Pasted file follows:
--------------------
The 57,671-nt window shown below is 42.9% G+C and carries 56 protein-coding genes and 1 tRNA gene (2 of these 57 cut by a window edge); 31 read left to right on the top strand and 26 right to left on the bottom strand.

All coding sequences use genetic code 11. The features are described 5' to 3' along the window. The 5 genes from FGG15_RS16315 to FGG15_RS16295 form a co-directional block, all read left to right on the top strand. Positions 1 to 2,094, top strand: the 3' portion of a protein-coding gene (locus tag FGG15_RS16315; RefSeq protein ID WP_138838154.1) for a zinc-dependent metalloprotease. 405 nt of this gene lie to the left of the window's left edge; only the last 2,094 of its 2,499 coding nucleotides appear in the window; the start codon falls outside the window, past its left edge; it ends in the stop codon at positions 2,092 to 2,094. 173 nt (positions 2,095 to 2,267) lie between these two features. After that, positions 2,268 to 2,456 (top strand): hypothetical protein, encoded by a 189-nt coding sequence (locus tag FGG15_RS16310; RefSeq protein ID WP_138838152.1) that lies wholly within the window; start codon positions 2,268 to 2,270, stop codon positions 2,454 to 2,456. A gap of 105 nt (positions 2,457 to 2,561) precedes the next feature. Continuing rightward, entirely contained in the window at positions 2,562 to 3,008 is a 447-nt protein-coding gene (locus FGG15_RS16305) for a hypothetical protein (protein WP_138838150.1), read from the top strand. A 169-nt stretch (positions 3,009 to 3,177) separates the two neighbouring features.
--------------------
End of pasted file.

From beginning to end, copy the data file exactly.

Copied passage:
The 57,671-nt window shown below is 42.9% G+C and carries 56 protein-coding genes and 1 tRNA gene (2 of these 57 cut by a window edge); 31 read left to right on the top strand and 26 right to left on the bottom strand.

All coding sequences use genetic code 11. The features are described 5' to 3' along the window. The 5 genes from FGG15_RS16315 to FGG15_RS16295 form a co-directional block, all read left to right on the top strand. Positions 1 to 2,094, top strand: the 3' portion of a protein-coding gene (locus tag FGG15_RS16315; RefSeq protein ID WP_138838154.1) for a zinc-dependent metalloprotease. 405 nt of this gene lie to the left of the window's left edge; only the last 2,094 of its 2,499 coding nucleotides appear in the window; the start codon falls outside the window, past its left edge; it ends in the stop codon at positions 2,092 to 2,094. 173 nt (positions 2,095 to 2,267) lie between these two features. After that, positions 2,268 to 2,456 (top strand): hypothetical protein, encoded by a 189-nt coding sequence (locus tag FGG15_RS16310; RefSeq protein ID WP_138838152.1) that lies wholly within the window; start codon positions 2,268 to 2,270, stop codon positions 2,454 to 2,456. A gap of 105 nt (positions 2,457 to 2,561) precedes the next feature. Continuing rightward, entirely contained in the window at positions 2,562 to 3,008 is a 447-nt protein-coding gene (locus FGG15_RS16305) for a hypothetical protein (protein WP_138838150.1), read from the top strand. A 169-nt stretch (positions 3,009 to 3,177) separates the two neighbouring features.